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The Trans-Pacific Partnership: More Job Offshoring, More Income Inequality

The Trans-Pacific Partnership (TPP) includes special protections for corporations that offshore American jobs to low-wage countries. The TPP would not only replicate, but actually expand on, past deals' extraordinary privileges for firms that relocate abroad, and eliminate many of the usual risks that make firms think twice about moving to low-wage countries. The TPP's offshoring incentives include a guaranteed minimum standard of treatment in the offshore venue and compensation for regulatory costs.

The offshoring incentives that the TPP would expand have contributed to the net loss of more than 57,000 American manufacturing facilities and nearly 5 million U.S. manufacturing jobs – one out of every four – in the era of corporate-rigged deals. The U.S. Department of Labor lists millions of workers as specifically losing their jobs to offshoring and import competition in this era-- and that is under just one narrow program that excludes many whose job loss is trade-related. Studies estimate that the U.S. economy could have supported 7 million more manufacturing jobs if not for the massive trade deficits that have accrued under current U.S. trade policy.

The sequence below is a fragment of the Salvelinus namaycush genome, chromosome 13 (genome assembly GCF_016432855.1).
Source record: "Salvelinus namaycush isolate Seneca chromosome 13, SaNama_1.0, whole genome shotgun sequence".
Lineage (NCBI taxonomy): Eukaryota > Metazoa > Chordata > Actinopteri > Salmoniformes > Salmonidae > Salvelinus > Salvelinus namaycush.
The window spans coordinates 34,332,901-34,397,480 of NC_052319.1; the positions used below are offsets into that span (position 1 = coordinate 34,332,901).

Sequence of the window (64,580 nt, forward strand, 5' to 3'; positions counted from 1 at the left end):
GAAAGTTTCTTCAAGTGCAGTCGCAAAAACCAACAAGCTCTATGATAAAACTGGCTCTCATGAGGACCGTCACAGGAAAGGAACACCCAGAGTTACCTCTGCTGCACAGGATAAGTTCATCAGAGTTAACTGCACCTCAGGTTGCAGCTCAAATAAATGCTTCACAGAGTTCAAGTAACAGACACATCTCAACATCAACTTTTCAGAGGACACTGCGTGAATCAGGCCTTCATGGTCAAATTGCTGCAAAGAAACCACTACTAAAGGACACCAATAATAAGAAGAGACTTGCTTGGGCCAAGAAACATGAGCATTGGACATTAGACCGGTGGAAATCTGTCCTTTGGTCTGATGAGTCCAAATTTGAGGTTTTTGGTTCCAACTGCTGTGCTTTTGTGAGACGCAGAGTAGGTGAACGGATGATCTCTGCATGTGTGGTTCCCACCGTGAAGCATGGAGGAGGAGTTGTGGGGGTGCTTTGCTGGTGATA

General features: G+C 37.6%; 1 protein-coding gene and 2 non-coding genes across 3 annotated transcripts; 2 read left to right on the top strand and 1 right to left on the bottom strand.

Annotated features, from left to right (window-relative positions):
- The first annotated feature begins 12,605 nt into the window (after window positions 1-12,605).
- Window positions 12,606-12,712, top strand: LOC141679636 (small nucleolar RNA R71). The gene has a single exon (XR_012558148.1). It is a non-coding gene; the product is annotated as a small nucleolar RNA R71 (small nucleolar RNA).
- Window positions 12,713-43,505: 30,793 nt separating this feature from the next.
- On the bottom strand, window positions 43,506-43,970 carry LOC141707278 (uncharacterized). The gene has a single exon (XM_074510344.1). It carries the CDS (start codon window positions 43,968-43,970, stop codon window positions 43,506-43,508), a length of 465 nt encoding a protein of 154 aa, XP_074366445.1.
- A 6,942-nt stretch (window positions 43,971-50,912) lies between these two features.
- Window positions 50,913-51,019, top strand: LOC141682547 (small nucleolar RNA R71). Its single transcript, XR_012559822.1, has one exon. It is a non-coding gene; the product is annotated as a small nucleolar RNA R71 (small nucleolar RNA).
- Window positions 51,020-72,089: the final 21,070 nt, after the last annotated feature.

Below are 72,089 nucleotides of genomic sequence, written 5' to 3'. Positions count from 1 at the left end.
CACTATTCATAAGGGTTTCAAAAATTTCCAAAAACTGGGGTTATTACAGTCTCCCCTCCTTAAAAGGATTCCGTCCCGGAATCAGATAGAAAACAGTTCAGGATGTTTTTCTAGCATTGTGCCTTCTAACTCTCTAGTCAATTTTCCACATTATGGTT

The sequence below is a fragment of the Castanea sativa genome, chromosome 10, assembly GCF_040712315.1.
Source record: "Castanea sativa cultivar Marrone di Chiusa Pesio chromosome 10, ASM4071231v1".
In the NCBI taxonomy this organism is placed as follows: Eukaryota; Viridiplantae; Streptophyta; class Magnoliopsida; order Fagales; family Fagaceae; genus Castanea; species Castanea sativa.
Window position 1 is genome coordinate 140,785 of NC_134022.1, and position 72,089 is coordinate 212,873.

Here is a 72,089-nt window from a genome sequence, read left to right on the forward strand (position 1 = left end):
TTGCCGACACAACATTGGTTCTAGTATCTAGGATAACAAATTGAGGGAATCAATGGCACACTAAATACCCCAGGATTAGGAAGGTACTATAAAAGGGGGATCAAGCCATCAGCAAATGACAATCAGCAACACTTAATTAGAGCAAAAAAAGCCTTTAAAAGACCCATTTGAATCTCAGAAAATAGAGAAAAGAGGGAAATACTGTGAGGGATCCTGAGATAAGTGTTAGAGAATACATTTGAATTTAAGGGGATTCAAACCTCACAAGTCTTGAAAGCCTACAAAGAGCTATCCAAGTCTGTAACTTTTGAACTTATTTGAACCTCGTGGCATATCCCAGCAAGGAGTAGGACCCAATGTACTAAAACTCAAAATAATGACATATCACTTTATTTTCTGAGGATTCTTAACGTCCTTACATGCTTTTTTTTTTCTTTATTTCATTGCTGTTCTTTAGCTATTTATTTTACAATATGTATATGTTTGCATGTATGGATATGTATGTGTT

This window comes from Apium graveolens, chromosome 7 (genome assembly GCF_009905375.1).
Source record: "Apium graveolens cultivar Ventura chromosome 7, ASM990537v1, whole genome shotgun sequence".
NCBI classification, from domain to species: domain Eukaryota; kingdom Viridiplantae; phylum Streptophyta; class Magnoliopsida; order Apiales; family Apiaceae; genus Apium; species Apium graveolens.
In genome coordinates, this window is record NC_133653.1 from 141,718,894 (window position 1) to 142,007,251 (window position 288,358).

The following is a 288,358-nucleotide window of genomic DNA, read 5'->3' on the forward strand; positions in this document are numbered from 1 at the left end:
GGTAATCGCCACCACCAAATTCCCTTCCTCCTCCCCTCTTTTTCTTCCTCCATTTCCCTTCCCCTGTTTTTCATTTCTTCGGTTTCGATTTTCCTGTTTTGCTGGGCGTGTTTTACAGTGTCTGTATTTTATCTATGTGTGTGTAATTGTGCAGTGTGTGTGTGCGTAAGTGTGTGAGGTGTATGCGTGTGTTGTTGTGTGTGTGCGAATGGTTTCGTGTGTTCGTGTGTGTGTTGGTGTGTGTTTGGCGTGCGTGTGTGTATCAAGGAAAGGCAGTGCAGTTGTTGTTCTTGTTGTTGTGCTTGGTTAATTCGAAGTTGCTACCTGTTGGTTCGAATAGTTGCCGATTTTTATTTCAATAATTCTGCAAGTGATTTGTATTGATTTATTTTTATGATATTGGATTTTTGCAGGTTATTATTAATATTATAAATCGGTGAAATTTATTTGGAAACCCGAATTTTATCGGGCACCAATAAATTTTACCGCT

By expanding this failed model, the TPP would also exacerbate U.S. income inequality. A litany of studies has produced an academic consensus that trade flows during the era of TPP-like deals have contributed to the historic increase in U.S. income inequality – the only debate is the degree to which trade is to blame. Failed trade deals like the TPP have exacerbated inequality by displacing well-paid manufacturing workers who must then compete for lower-paid non-offshoreable service sector jobs, which in turn depresses wages in those sectors, spurring broad-based middle-class wage stagnation.

One study finds that even with a conservative estimate of trade's contribution to inequality, the losses from a projected TPP-produced increase in inequality would wipe out tiny projected gains from the deal for most U.S. workers. The net result would be wage losses for all but the richest 10 percent of U.S. That is, for anyone making less than $88,000 per year, the TPP would mean a pay cut.

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